The Fiction Writer Is an Action Correspondent

In today’s Journal

* Quote of the Day
* The Fiction Writer Is an Action Correspondent
* Of Interest

Quote of the Day

“The miracle isn’t that I finished. The miracle is that I had the courage to start.” John Bingham, running speaker and writer

The Fiction Writer Is an Action Correspondent

I define an “excellent question” as one that forces me to think about and explain a concept in a different way, a way that might get through to more students.

I received such a question yesterday from my longtime writer friend and dedicated Texan Gary V. As is often the case, my response here is more complete than the response I sent to his email.

Gary wrote

Just curious. You talk a good deal about trusting your characters. Have you ever had a character mislead or betray you? I’m not referring to The Bad Guy who’s supposed to be shifty and cruel, but a character who leads you on a fool’s errand, diverting or weakening the story. In other words, wasting your time and causing plot problems, rendering the tale waterered down or just plain stupid.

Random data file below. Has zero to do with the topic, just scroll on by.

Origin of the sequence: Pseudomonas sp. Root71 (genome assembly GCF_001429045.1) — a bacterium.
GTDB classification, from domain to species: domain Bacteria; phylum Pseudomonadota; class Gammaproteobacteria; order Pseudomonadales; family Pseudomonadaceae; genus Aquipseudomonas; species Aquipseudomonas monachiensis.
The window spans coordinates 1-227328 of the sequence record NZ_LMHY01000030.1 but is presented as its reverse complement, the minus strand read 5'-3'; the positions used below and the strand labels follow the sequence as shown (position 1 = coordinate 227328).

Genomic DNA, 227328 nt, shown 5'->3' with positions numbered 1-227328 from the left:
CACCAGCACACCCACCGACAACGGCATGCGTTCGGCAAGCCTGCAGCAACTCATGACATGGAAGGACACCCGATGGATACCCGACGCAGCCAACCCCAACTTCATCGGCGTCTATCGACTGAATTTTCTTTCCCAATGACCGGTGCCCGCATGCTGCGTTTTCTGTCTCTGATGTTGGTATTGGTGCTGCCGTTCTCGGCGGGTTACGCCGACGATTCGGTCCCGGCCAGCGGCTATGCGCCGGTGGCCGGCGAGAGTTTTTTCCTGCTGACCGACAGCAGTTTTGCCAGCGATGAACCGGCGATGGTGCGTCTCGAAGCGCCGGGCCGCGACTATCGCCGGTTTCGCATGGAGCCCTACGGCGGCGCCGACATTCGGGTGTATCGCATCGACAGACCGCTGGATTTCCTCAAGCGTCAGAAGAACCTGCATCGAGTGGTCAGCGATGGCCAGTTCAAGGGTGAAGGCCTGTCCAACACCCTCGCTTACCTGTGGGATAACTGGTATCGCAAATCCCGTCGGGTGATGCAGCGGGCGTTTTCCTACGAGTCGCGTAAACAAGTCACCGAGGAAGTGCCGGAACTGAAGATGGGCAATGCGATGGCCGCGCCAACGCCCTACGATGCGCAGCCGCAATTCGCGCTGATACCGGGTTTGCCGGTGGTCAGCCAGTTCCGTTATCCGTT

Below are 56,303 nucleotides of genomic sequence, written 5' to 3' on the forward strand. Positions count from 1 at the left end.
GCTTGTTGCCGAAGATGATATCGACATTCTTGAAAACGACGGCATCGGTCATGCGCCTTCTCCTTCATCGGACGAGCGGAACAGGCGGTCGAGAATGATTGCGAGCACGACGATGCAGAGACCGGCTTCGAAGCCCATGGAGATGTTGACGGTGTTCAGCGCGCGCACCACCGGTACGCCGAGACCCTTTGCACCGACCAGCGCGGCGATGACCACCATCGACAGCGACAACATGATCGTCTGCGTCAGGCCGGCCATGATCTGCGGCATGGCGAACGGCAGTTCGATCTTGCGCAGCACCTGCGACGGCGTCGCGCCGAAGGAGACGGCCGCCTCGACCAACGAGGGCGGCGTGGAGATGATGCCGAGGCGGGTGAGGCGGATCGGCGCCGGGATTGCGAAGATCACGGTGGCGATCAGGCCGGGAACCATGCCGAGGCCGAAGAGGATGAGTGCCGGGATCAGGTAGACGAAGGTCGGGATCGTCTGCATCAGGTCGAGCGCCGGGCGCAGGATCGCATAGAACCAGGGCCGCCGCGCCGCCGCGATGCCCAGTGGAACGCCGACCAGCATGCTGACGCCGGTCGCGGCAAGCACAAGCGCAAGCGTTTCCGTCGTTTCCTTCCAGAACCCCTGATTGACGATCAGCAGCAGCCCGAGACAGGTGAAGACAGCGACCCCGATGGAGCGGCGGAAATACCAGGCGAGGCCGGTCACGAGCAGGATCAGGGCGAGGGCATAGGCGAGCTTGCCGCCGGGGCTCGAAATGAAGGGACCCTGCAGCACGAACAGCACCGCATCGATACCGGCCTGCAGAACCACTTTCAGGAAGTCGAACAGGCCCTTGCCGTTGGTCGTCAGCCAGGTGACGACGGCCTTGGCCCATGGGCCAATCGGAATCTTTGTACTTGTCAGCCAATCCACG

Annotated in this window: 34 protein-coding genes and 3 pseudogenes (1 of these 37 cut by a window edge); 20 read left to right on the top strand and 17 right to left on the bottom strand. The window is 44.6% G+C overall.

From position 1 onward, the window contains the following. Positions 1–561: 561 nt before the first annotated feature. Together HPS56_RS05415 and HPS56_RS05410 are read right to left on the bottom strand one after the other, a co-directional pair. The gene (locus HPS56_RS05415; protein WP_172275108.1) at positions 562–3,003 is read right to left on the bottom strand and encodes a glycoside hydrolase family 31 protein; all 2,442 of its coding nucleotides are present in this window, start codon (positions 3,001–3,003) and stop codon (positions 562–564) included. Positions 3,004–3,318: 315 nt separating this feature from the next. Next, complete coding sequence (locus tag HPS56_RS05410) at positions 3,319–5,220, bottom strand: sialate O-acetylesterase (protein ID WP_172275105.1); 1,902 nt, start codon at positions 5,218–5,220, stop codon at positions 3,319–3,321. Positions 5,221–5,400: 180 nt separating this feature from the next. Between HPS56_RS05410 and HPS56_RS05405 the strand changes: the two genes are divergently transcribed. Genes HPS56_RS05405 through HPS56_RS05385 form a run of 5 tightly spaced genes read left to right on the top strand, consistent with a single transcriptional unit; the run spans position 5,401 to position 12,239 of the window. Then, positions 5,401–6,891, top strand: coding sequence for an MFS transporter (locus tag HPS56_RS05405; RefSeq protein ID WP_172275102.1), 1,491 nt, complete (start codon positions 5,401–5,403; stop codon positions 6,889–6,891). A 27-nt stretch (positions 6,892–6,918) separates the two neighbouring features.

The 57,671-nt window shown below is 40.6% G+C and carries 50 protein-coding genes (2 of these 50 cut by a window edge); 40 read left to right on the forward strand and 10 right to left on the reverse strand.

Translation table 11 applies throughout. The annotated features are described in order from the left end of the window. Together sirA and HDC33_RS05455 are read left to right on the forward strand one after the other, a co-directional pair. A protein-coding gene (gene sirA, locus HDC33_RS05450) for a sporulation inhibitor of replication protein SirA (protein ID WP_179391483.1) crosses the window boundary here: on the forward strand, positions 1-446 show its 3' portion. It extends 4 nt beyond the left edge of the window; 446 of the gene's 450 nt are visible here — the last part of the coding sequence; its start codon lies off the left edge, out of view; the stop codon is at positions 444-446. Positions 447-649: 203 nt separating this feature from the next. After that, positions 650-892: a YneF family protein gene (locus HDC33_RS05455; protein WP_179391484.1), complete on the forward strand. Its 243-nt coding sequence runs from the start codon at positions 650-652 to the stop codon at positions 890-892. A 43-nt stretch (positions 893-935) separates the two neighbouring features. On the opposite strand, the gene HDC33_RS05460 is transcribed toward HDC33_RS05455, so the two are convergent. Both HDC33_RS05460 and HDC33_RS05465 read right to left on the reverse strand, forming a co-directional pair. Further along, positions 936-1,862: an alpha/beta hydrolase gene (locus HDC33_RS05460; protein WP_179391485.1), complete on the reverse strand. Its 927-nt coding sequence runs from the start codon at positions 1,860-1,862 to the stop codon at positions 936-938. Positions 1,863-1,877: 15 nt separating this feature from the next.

Actually, that’s kind of a trick question, not that it was intentional.

The short answer is No.

The fiction writer is like an action correspondent in the days before the sleight-of-hand BS of so-called “advocacy journalism.”

I use “action correspondent” here instead of “war correspondent” because this particular correspondent has reported from a small fishing village in Mexico around 1900, a war zone in Europe in the early 20th century, another war zone in Indochina in the late-mid 20th century, and a generation ship soaring deep into the galaxy a thousand years from now.